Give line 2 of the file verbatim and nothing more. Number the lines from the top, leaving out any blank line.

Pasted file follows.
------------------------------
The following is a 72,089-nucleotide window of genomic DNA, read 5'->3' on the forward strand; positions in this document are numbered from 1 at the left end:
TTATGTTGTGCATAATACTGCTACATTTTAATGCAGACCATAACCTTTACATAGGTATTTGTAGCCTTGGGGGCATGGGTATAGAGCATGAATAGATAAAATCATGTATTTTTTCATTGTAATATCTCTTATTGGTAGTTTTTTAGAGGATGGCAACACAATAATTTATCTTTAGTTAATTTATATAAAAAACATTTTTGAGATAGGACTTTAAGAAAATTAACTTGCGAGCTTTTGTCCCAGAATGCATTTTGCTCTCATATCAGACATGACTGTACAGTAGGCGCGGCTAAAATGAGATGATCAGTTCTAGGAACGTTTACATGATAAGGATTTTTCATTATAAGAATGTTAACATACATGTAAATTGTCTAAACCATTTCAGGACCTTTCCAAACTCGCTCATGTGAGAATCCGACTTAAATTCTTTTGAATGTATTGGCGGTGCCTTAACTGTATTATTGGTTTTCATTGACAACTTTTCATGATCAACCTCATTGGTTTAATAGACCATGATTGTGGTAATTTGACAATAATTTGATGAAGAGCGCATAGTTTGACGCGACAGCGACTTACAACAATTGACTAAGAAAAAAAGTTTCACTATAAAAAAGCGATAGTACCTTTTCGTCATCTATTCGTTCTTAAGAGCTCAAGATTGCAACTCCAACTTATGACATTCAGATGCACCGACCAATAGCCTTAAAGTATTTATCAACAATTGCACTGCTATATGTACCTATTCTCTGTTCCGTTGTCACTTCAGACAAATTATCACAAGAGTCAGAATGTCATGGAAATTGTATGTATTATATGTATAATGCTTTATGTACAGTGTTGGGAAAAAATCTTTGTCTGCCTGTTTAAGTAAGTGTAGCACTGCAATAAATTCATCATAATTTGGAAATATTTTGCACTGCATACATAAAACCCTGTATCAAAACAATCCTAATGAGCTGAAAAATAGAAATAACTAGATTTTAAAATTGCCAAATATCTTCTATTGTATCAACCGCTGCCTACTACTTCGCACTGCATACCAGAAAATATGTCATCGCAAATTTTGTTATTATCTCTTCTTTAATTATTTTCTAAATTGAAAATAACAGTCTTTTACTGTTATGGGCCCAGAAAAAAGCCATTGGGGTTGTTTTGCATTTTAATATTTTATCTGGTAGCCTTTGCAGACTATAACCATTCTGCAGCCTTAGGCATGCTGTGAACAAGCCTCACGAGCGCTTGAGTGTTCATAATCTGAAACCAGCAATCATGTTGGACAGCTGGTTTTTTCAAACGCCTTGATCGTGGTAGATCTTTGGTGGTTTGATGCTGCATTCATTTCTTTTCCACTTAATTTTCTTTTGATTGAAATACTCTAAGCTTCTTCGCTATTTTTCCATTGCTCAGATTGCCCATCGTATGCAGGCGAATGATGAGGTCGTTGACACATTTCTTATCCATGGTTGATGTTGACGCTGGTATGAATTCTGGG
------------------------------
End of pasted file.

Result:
TTATGTTGTGCATAATACTGCTACATTTTAATGCAGACCATAACCTTTACATAGGTATTTGTAGCCTTGGGGGCATGGGTATAGAGCATGAATAGATAAAATCATGTATTTTTTCATTGTAATATCTCTTATTGGTAGTTTTTTAGAGGATGGCAACACAATAATTTATCTTTAGTTAATTTATATAAAAAACATTTTTGAGATAGGACTTTAAGAAAATTAACTTGCGAGCTTTTGTCCCAGAATGCATTTTGCTCTCATATCAGACATGACTGTACAGTAGGCGCGGCTAAAATGAGATGATCAGTTCTAGGAACGTTTACATGATAAGGATTTTTCATTATAAGAATGTTAACATACATGTAAATTGTCTAAACCATTTCAGGACCTTTCCAAACTCGCTCATGTGAGAATCCGACTTAAATTCTTTTGAATGTATTGGCGGTGCCTTAACTGTATTATTGGTTTTCATTGACAACTTTTCATGATCAACCTCATTGGTTTAATAGACCATGATTGTGGTAATTTGACAATAATTTGATGAAGAGCGCATAGTTTGACGCGACAGCGACTTACAACAATTGACTAAGAAAAAAAGTTTCACTATAAAAAAGCGATAGTACCTTTTCGTCATCTATTCGTTCTTAAGAGCTCAAGATTGCAACTCCAACTTATGACATTCAGATGCACCGACCAATAGCCTTAAAGTATTTATCAACAATTGCACTGCTATATGTACCTATTCTCTGTTCCGTTGTCACTTCAGACAAATTATCACAAGAGTCAGAATGTCATGGAAATTGTATGTATTATATGTATAATGCTTTATGTACAGTGTTGGGAAAAAATCTTTGTCTGCCTGTTTAAGTAAGTGTAGCACTGCAATAAATTCATCATAATTTGGAAATATTTTGCACTGCATACATAAAACCCTGTATCAAAACAATCCTAATGAGCTGAAAAATAGAAATAACTAGATTTTAAAATTGCCAAATATCTTCTATTGTATCAACCGCTGCCTACTACTTCGCACTGCATACCAGAAAATATGTCATCGCAAATTTTGTTATTATCTCTTCTTTAATTATTTTCTAAATTGAAAATAACAGTCTTTTACTGTTATGGGCCCAGAAAAAAGCCATTGGGGTTGTTTTGCATTTTAATATTTTATCTGGTAGCCTTTGCAGACTATAACCATTCTGCAGCCTTAGGCATGCTGTGAACAAGCCTCACGAGCGCTTGAGTGTTCATAATCTGAAACCAGCAATCATGTTGGACAGCTGGTTTTTTCAAACGCCTTGATCGTGGTAGATCTTTGGTGGTTTGATGCTGCATTCATTTCTTTTCCACTTAATTTTCTTTTGATTGAAATACTCTAAGCTTCTTCGCTATTTTTCCATTGCTCAGATTGCCCATCGTATGCAGGCGAATGATGAGGTCGTTGACACATTTCTTATCCATGGTTGATGTTGACGCTGGTATGAATTCTGGG